King Canute got governance about right!

Canute2King Canute was canny.  When expectations about his Kingly powers exceeded his capacity he took his courtiers to the sea and demonstrated his incapacity to stop the tide from overwhelming his throne which he had placed on the beach.

Pension Fiduciaries should be canny and manage our expectations in much the same way. There is no way that a trust body or a Fiduciary Manager can protect members from the kind of market catastrophy that happened following the collapse of Lehman in 2008. We can no more buck such a market as stop a tide.

But Canute was cute enough to demonstrate there were areas of Government that he could influence and the part of the “beach” story that is sometimes forgotten is that he was able to demonstrate his value once he had rid himself of the false expectations of his courtiers.

While Fiduciaries cannot stop a collapse like Lehman’s , they can immunise their fund from exposure to concentrated risks (such as having Lehman’s collateralizing all your derivatives.

However, to exercise control over your investments, you need to be able to command the attention over those who manage them and in an industry where supply chains are long and delegated authorities numerous, it is not surprising that accountability is hard to get.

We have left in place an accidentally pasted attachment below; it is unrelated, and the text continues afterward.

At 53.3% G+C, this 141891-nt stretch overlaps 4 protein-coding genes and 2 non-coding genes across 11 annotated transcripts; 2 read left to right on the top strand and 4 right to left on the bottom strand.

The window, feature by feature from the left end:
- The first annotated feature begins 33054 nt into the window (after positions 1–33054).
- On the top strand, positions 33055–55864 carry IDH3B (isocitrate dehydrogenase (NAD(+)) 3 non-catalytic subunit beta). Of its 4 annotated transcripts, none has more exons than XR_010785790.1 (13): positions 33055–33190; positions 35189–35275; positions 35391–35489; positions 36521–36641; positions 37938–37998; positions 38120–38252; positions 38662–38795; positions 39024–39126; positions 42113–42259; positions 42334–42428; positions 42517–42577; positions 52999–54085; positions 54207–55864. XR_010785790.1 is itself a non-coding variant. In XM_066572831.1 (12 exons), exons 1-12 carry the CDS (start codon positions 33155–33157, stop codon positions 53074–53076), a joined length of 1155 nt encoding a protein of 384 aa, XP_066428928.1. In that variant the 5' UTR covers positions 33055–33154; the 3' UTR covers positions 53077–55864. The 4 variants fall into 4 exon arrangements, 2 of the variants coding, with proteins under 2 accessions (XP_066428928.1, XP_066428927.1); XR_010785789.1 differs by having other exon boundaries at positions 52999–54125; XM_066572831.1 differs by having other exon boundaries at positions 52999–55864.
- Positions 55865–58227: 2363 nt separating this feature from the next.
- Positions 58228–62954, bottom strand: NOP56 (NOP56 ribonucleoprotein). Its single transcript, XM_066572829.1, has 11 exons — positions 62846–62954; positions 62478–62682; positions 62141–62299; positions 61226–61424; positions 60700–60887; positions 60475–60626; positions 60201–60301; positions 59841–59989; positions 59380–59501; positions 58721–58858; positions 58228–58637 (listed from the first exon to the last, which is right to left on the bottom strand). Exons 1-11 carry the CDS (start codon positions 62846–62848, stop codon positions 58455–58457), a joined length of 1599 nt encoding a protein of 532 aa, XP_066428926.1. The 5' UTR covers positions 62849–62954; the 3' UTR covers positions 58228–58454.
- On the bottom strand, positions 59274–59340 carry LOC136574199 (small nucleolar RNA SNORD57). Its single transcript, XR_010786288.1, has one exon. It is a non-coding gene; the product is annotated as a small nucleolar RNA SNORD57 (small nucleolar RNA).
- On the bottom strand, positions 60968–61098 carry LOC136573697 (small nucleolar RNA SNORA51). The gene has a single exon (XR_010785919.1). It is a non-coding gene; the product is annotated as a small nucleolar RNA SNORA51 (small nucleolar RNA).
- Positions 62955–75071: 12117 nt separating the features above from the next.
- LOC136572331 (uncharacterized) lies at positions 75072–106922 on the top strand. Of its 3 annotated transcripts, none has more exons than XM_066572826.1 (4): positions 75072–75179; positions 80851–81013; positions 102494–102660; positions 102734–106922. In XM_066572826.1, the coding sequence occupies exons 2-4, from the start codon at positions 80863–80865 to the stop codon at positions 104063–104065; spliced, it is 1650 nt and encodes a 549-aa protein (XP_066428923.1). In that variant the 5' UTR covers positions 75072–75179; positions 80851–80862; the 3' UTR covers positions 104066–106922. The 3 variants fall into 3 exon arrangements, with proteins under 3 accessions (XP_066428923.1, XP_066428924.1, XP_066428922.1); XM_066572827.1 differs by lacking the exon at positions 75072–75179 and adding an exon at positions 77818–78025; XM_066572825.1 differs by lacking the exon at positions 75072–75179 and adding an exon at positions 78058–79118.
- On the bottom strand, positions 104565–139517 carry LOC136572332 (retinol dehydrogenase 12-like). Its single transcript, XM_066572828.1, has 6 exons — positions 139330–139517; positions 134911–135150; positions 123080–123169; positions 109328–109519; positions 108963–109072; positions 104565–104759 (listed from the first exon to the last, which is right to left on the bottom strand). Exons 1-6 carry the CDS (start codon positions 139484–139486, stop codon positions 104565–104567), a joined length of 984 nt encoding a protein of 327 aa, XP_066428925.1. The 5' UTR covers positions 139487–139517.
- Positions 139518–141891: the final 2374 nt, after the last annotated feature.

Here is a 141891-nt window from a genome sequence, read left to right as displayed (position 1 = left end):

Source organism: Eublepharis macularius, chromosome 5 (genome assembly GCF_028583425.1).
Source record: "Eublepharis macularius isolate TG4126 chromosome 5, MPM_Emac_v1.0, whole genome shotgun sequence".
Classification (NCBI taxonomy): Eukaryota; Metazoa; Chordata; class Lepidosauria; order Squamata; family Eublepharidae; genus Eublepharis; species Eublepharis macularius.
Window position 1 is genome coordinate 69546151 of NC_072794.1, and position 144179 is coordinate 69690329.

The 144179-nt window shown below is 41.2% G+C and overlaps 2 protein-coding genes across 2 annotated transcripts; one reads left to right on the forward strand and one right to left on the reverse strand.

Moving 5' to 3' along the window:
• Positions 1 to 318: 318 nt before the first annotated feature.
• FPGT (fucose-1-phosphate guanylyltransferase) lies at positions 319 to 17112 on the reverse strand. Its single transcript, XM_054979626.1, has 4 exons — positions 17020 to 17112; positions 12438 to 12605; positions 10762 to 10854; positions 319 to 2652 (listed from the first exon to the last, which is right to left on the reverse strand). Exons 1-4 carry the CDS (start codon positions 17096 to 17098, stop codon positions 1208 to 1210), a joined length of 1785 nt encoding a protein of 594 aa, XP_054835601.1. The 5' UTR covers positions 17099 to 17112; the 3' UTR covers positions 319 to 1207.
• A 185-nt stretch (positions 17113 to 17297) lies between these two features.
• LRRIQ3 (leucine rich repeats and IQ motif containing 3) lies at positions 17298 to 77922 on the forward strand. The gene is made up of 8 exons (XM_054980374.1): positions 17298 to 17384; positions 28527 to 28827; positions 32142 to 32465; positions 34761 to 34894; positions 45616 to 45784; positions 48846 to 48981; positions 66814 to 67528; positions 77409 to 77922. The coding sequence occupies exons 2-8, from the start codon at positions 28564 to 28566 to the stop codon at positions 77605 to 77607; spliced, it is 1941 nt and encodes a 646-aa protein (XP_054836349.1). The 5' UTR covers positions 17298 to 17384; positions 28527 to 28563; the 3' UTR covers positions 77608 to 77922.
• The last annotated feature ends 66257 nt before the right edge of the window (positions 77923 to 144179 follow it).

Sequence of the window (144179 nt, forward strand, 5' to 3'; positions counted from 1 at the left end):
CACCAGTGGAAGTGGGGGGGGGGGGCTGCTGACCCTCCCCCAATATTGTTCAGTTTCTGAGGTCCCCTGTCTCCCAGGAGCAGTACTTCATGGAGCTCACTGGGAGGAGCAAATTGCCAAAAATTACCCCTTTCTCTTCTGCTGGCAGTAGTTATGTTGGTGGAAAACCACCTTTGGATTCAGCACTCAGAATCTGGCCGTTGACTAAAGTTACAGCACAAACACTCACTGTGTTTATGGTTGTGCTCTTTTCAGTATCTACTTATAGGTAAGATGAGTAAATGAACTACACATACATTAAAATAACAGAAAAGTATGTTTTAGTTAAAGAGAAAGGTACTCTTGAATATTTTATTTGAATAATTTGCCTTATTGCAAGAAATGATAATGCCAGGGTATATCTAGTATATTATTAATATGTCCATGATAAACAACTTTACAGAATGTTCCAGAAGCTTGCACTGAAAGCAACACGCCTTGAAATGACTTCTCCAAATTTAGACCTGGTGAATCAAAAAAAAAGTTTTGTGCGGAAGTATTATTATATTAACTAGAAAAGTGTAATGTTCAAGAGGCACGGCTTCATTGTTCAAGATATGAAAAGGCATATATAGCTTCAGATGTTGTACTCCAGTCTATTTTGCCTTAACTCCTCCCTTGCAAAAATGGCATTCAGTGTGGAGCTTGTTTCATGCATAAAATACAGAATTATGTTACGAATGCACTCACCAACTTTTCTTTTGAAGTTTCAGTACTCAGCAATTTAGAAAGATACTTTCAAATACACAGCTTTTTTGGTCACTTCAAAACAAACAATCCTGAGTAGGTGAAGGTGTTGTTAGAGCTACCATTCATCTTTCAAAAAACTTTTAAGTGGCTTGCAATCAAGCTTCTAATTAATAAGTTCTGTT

Some of our largest funds like RTZ and Shell still run their own investments precisely for this reason. There is direct accountability to trustees from the scheme’s CIO. But most Trustees will use fund managers to deliver them returns and most fund managers will delegate most of the operational decisions to their back office who in turn will appoint outside brokers. FX dealers and derivative specialists to exercise their trades.

Which makes it hard for the Trustees or even the fund managers to have much control of what’s going on. In fact, it takes an expert to audit the trades of large funds to discover whether they are being done efficiently or inefficiently.

My colleagues at Novarca reckon that the difference between a well operated fund and badly operated fund is 0.4% and when you are only expecting a fund manager to get you real performance of 2%, 0.4% is like putting up the high jump bar by 20%!

Returning to my friend Canute, he realised that he couldn’t control the tides but he could stop people drowning because of them.

He was King, he ruled the lot. Canute had grunt and he used his powers wisely. If he had left the job of governing his lands to his courtiers then there would have been anarchy.

Stong collective governance that knows what it can control and what it cannot and ensures that decision making is centralised around those who understand the complexities of the decisions is what is needed in pensions.

In this I am with Gregg McClymont and the Labour party who call for a reduction in small trust based schemes and an aggregation into large schemes. Large schemes have the grunt in terms of fiduciary knowledge and understanding and in terms of getting the attention of those who manage the money.


If we are to become as effective in the management of our pension funds as our German and Dutch cousins, we are going to have learn the lessons of Canute and concentrate our governance though centralised channels focussing on things we can do something about.


This article first appeared at


About henry tapper

Founder of the Pension PlayPen,, partner of Stella, father of Olly . I am the Pension Plowman
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